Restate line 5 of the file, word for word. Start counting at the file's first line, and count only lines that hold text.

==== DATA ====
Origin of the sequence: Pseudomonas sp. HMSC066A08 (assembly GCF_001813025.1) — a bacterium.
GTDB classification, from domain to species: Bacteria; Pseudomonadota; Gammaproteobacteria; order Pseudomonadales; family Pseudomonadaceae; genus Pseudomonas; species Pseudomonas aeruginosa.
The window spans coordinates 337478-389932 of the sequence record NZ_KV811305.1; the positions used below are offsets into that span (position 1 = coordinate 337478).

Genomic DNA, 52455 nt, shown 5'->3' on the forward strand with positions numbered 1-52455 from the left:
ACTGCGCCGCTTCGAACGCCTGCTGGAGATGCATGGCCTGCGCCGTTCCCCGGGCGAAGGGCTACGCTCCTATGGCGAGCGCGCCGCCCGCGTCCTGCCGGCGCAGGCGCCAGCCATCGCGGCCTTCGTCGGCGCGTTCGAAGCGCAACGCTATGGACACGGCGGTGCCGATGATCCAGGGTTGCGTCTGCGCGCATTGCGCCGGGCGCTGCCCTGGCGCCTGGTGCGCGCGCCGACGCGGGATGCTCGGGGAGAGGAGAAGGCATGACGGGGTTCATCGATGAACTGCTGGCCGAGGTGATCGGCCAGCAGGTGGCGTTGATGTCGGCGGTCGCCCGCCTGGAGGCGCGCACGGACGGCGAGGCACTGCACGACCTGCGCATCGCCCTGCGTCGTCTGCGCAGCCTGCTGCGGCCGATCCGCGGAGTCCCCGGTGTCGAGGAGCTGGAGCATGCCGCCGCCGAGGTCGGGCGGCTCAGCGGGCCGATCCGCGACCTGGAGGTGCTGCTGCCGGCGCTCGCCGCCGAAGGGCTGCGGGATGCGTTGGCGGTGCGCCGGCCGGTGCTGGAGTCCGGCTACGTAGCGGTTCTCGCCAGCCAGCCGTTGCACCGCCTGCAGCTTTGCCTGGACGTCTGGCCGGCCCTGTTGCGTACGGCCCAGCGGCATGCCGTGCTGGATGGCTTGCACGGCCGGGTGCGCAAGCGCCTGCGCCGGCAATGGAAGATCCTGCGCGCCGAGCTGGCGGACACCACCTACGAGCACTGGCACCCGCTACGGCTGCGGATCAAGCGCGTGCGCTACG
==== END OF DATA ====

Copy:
ACTGCGCCGCTTCGAACGCCTGCTGGAGATGCATGGCCTGCGCCGTTCCCCGGGCGAAGGGCTACGCTCCTATGGCGAGCGCGCCGCCCGCGTCCTGCCGGCGCAGGCGCCAGCCATCGCGGCCTTCGTCGGCGCGTTCGAAGCGCAACGCTATGGACACGGCGGTGCCGATGATCCAGGGTTGCGTCTGCGCGCATTGCGCCGGGCGCTGCCCTGGCGCCTGGTGCGCGCGCCGACGCGGGATGCTCGGGGAGAGGAGAAGGCATGACGGGGTTCATCGATGAACTGCTGGCCGAGGTGATCGGCCAGCAGGTGGCGTTGATGTCGGCGGTCGCCCGCCTGGAGGCGCGCACGGACGGCGAGGCACTGCACGACCTGCGCATCGCCCTGCGTCGTCTGCGCAGCCTGCTGCGGCCGATCCGCGGAGTCCCCGGTGTCGAGGAGCTGGAGCATGCCGCCGCCGAGGTCGGGCGGCTCAGCGGGCCGATCCGCGACCTGGAGGTGCTGCTGCCGGCGCTCGCCGCCGAAGGGCTGCGGGATGCGTTGGCGGTGCGCCGGCCGGTGCTGGAGTCCGGCTACGTAGCGGTTCTCGCCAGCCAGCCGTTGCACCGCCTGCAGCTTTGCCTGGACGTCTGGCCGGCCCTGTTGCGTACGGCCCAGCGGCATGCCGTGCTGGATGGCTTGCACGGCCGGGTGCGCAAGCGCCTGCGCCGGCAATGGAAGATCCTGCGCGCCGAGCTGGCGGACACCACCTACGAGCACTGGCACCCGCTACGGCTGCGGATCAAGCGCGTGCGCTACG